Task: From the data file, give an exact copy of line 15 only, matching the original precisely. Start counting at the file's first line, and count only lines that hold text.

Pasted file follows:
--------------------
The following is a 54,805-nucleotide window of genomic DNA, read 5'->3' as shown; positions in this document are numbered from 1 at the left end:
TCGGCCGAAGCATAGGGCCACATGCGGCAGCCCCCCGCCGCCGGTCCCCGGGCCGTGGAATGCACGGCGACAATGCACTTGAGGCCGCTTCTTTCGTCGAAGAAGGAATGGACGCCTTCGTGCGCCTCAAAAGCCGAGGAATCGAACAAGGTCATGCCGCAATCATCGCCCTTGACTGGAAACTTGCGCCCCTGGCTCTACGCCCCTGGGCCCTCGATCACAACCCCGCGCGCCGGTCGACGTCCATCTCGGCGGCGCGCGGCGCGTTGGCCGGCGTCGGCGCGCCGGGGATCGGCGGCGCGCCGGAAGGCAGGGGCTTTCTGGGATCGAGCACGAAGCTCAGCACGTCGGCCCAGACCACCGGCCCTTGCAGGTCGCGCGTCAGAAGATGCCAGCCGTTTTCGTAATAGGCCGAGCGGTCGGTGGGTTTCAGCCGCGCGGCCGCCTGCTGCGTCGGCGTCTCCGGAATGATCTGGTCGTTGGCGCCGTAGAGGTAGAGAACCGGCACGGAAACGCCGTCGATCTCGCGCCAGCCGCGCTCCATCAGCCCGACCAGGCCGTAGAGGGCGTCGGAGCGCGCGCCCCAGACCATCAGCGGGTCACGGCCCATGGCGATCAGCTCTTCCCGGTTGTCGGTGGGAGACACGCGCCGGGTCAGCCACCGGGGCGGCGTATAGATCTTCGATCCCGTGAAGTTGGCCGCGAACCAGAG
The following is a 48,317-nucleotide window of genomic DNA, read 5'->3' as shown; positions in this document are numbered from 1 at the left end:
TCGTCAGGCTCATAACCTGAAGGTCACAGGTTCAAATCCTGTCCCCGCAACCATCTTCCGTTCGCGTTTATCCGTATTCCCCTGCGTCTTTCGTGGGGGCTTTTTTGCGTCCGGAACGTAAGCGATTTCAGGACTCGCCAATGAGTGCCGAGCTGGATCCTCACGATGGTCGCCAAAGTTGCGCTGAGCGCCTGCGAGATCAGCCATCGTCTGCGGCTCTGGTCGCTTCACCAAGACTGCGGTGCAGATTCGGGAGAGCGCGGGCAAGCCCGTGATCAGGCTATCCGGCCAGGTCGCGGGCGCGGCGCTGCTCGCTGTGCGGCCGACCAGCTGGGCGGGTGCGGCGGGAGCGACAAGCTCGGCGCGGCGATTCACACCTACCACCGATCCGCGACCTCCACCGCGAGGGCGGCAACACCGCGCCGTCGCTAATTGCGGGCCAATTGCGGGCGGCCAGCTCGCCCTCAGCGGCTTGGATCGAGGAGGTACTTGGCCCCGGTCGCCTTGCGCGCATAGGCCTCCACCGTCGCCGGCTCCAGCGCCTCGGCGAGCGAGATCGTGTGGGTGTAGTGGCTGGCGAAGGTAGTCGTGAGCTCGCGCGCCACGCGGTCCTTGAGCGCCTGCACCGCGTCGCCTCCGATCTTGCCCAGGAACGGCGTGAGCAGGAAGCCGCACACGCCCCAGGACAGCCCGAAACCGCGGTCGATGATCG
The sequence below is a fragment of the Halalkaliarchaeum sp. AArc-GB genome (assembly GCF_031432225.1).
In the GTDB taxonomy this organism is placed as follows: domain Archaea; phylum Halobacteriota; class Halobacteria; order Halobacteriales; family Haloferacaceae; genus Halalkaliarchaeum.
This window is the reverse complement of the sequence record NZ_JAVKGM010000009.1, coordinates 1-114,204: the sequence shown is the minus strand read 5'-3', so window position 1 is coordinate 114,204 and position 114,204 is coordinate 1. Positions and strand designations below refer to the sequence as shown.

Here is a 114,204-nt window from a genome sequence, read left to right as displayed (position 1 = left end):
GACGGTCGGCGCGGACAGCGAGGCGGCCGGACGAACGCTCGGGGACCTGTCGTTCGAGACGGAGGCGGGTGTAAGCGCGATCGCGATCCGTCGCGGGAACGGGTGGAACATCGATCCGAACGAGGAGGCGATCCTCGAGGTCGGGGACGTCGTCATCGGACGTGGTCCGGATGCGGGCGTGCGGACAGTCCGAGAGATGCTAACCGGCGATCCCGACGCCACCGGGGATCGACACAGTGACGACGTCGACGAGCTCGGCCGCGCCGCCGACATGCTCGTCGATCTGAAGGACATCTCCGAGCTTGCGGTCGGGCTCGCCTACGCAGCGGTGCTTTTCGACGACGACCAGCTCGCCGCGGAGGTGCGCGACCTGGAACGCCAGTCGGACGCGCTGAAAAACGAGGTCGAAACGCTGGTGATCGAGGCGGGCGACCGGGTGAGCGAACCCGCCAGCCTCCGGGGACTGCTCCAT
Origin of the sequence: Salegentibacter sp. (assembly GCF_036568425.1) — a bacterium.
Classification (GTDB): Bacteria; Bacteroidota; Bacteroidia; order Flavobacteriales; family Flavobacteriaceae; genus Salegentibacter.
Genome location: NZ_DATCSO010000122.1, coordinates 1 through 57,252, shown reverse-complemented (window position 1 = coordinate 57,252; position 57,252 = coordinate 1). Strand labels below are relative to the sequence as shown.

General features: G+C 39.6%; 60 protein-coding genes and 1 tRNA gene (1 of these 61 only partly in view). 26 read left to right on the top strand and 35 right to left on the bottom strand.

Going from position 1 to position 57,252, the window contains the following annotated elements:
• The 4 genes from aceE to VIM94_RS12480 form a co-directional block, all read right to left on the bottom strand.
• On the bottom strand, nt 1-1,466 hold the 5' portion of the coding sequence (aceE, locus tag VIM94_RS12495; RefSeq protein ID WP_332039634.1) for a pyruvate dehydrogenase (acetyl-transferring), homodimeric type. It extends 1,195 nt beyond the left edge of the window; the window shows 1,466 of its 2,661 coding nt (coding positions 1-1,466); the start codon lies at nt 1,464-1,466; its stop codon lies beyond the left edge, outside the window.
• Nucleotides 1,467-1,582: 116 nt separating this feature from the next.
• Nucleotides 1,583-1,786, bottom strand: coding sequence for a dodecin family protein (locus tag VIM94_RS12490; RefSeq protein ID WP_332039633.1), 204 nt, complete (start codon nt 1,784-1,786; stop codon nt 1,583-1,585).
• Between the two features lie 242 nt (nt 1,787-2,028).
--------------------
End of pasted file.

• The 4 genes from aceE to VIM94_RS12480 form a co-directional block, all read right to left on the bottom strand.